In line with the changes to publication Table 1 described above, AusStats Table 1 has also been expanded to include the unadjusted alongside the adjusted expectations series. For this quarter, tables in both the previous and expanded format have been released, the latter taking the name Table 1N. From the September quarter 2003, only the expanded table will be released.


ABBREVIATIONS

ABSAustralian Bureau of Statistics
GSTGoods and Services Tax
JPDAJoint Petroleum Development Area
LPGliquefied petroleum gas
UNTAETUnited Nations Transitional Administration in East Timor
WSTwholesale sales tax
ZOCZone of Cooperation


FURTHER INFORMATION

For further information about these and related statistics, contact the National Information and Referral Service on 1300 135 070 or John Blanchette on Sydney 02 9268 4429.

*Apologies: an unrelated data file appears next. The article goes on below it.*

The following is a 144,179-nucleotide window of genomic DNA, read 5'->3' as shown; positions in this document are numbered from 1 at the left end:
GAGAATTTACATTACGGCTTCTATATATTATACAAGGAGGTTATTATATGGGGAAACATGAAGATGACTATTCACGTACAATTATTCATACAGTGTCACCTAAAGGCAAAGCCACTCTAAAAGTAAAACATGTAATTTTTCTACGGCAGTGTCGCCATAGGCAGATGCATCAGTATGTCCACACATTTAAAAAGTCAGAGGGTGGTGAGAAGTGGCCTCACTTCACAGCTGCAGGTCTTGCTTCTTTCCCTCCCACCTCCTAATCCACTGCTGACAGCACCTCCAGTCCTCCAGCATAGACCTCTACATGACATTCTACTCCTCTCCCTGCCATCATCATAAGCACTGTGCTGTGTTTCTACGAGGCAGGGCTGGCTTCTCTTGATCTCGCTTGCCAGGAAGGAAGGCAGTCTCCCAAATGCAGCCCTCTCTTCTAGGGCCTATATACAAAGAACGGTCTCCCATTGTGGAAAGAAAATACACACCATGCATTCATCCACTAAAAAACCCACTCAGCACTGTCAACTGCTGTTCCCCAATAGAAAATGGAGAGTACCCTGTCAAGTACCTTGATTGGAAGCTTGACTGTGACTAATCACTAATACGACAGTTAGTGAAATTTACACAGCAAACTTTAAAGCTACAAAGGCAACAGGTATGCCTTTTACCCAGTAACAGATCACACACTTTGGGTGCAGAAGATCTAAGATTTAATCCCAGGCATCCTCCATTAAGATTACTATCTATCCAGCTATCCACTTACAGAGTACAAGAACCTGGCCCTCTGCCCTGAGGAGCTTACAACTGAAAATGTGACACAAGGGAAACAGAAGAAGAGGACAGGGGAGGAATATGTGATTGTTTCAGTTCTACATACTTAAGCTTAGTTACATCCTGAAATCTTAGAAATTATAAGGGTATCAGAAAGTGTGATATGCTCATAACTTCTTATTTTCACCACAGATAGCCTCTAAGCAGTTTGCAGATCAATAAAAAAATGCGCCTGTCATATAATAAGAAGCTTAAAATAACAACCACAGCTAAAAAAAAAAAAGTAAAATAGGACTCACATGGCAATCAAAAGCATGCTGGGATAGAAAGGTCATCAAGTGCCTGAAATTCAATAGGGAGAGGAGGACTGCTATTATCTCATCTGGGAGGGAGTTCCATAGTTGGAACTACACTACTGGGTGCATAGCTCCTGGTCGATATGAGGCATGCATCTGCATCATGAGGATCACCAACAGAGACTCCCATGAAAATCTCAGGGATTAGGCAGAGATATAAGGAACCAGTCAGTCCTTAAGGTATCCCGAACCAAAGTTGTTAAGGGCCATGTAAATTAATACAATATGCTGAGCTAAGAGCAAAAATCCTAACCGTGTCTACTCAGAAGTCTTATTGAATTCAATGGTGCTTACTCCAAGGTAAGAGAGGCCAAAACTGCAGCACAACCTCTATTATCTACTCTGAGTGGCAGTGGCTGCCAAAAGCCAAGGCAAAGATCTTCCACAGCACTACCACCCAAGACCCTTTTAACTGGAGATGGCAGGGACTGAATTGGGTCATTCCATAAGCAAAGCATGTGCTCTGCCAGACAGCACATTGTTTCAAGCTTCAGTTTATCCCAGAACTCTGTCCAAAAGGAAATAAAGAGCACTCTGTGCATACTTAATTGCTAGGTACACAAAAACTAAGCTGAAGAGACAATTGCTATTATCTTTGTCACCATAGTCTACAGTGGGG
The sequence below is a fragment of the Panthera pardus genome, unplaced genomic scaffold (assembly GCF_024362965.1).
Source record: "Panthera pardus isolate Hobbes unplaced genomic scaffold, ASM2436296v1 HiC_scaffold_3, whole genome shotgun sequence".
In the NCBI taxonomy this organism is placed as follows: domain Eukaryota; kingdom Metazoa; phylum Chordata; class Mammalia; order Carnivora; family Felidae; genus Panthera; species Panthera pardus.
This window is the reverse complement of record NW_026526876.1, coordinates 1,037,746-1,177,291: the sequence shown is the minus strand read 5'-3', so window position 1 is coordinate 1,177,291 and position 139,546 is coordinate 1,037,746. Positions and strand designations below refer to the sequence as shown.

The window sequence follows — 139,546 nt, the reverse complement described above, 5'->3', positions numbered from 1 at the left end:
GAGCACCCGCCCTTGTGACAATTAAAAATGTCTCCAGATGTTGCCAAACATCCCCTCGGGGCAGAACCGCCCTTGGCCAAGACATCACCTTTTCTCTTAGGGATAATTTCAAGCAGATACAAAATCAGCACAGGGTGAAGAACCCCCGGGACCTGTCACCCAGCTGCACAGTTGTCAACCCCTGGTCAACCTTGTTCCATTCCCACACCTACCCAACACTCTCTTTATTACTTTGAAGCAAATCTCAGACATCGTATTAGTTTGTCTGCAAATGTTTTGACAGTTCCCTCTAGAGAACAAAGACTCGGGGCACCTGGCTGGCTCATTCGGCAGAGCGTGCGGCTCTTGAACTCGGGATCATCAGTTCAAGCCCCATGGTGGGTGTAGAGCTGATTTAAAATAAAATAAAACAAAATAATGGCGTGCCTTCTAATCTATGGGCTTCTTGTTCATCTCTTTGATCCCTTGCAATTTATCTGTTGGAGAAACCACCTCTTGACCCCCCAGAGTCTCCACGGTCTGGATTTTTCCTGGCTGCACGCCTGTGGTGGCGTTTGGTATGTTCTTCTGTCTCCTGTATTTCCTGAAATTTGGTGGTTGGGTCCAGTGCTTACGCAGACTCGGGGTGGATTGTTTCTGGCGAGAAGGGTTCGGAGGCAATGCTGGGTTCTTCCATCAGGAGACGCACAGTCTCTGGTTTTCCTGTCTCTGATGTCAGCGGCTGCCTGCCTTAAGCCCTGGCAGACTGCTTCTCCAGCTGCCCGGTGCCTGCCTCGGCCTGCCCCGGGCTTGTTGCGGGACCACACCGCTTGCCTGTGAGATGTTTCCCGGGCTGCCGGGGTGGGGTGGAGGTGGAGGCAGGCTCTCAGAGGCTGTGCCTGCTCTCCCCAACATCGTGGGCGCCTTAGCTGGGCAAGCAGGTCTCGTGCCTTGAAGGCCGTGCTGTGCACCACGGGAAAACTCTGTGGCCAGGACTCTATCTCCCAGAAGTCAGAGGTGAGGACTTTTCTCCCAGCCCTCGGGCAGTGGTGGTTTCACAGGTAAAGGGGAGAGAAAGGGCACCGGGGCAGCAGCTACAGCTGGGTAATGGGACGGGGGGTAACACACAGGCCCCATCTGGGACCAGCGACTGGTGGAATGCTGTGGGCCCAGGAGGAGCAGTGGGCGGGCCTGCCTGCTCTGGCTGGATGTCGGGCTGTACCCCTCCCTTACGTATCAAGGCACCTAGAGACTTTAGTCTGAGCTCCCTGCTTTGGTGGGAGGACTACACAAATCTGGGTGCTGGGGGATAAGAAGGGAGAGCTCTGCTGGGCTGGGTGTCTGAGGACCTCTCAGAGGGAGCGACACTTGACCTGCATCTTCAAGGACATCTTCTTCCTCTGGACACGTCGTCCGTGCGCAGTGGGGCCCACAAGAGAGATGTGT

SUMMARY OF FINDINGS

MINERAL EXPLORATION EXPENDITURE (OTHER THAN PETROLEUM)

Trend Estimates

The trend estimate for total mineral exploration expenditure increased by 1.8% to $188m in the June quarter 2003, the fifth consecutive increase in this series.

The trend estimate is now 16.5% higher than the corresponding estimate in the June quarter 2002.

MINERAL EXPLORATION EXPENDITURE, Trend and Seasonally Adjusted estimates
June 1995 to June 2003

Graph - Mineral Exploration Expenditure, Trend and Seasonally Adjusted estimates.  June 1995 to June 2003


All states recorded an increase in trend estimates except South Australia, which recorded a slight decrease and Tasmania, which has remained unchanged for the past three quarters.